1. Coin-Operated Holy Water Dispenser
The first vending machine, invented in the 1st century A.D. by Heron (a.k.a. Hero of Alexandria), worked sort of like flushing a toilet.
When you flush, you press a lever that’s connected to a beam inside the tank, thus lifting the opposite side of the beam. The side that is lifted is attached to a chain, which has a plug at the bottom of it. When the bar lifts, the plug is pulled out of the hole at the bottom of the tank and the water leaves the tank to funnel into the bowl.
In Heron’s vending machine, a coin was dropped into a slot and it hit one end of a beam—acting like the lever pressed to flush the toilet. The vessel was filled with holy water, however, instead of water to fill a toilet bowl. The beam would raise, lifting the plug out of a hole at the receiving end of the dispenser, and the customer would get a pre-determined measure of holy water.
John Humphrey, a professor of Greek and Roman studies at the University of Calgary who has studied ancient technology, told Smithosinian Magazine the reason such a device was needed to regulate holy water dispensing: “People were taking more Holy Water than they were paying for.”
2. Self-Moving Stand, ca. 100 A.D.
Another invention from the creative mind of Heron was the self-moving stand used in ancient theater. It could carry puppets across the stage, for example. Heron was fascinated by automata (self-operating machines). He created others that could make doors open and close by themselves, for example, or make mechanical figures perform various actions.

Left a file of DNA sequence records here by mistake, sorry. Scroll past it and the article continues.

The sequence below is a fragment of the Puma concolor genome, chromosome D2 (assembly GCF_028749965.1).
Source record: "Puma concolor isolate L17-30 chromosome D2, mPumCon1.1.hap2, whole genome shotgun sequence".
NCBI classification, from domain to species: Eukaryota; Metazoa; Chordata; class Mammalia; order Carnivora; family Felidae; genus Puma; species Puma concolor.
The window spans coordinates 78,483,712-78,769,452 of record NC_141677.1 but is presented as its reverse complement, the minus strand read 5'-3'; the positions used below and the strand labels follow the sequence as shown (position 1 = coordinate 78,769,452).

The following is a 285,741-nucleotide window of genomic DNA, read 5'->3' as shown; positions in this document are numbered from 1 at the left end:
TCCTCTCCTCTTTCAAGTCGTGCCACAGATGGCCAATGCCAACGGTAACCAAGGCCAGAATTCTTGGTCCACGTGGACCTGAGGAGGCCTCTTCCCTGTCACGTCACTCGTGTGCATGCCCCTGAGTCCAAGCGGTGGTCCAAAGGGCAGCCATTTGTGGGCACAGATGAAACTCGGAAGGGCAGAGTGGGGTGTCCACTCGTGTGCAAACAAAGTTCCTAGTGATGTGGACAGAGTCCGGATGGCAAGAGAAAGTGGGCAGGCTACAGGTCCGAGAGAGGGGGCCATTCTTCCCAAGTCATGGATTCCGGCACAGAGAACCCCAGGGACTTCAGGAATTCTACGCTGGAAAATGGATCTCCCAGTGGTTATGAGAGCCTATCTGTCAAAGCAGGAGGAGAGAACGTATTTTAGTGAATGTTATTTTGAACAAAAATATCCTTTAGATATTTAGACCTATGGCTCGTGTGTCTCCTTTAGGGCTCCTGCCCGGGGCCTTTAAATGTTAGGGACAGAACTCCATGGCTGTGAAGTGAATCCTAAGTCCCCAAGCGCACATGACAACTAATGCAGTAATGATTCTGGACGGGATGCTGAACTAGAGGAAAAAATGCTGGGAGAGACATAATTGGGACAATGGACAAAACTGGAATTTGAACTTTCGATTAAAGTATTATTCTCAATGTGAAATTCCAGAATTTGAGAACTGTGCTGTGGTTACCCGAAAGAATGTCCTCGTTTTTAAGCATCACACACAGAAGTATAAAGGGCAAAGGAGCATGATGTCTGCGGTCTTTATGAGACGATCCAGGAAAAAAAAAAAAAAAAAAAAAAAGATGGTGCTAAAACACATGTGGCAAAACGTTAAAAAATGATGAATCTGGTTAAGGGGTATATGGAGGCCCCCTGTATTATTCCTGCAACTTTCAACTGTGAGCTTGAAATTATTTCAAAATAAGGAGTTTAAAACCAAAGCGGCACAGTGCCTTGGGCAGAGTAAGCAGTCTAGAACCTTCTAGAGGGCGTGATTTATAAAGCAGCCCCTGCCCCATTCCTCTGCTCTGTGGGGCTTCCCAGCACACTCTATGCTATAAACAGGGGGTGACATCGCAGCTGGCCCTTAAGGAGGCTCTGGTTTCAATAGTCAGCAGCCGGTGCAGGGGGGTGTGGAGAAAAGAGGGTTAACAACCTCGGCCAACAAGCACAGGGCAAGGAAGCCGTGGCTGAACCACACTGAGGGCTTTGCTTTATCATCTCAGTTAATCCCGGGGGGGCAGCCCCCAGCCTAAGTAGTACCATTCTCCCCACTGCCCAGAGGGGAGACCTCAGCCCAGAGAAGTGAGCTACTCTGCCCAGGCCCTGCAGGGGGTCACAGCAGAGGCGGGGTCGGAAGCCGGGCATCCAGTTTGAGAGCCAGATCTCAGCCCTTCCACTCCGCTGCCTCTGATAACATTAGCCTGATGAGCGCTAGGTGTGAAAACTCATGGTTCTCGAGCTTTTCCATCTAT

Part of his self-moving stand worked like an hourglass. An upper compartment was filled with sand, which trickled down to a lower compartment. In the top compartment, a heavy weight, like a dense brick, rested atop the sand. As the sand left the compartment, the brick sank lower. Ropes tied to the brick were connected through gears and pulleys to wheels on the bottom of the stand.
As the sand trickled down, the brick sank, the ropes were pulled by the weight of the sinking brick, and the wheels moved pulled by the ropes.
You can see a replica of the device constructed by Smith College students in Massachussets on the college website.
3. Ancient Greek Decoding Device, 5th Century B.C.
Greek military scientist Aeneas Tacticus developed a device for beacon communication that used codes virtually impossible for an outsider to crack.
Both parties (two armies at some distance, for example), would each have a clay jar of identical size with a hole in the bottom of each jar, also of identical size. The holes were plugged and the jars filled with water.
Inside, a flat plate floated atop the water and a rod with numbers on it like a ruler would stick up from that plate.
One signal man would flash a torch at the other. This was the sign to release the plug. Both parties simultaneously pulled the plugs on their respective jars when the torch was flashed, allowing the water to start pouring out at the same time. As the water poured out the hole, the plate would sink along with the numbered rod.
The side sending the signal would flash the torch again, and at that precise moment both sides would stick the plug back into the hole. Both jars would have the same amount of water in them, thus leaving the same number on the rod at the rim of the jar.
Each number would have a pre-determined meaning, such as “reinforcements are here,” or “strike at dawn.”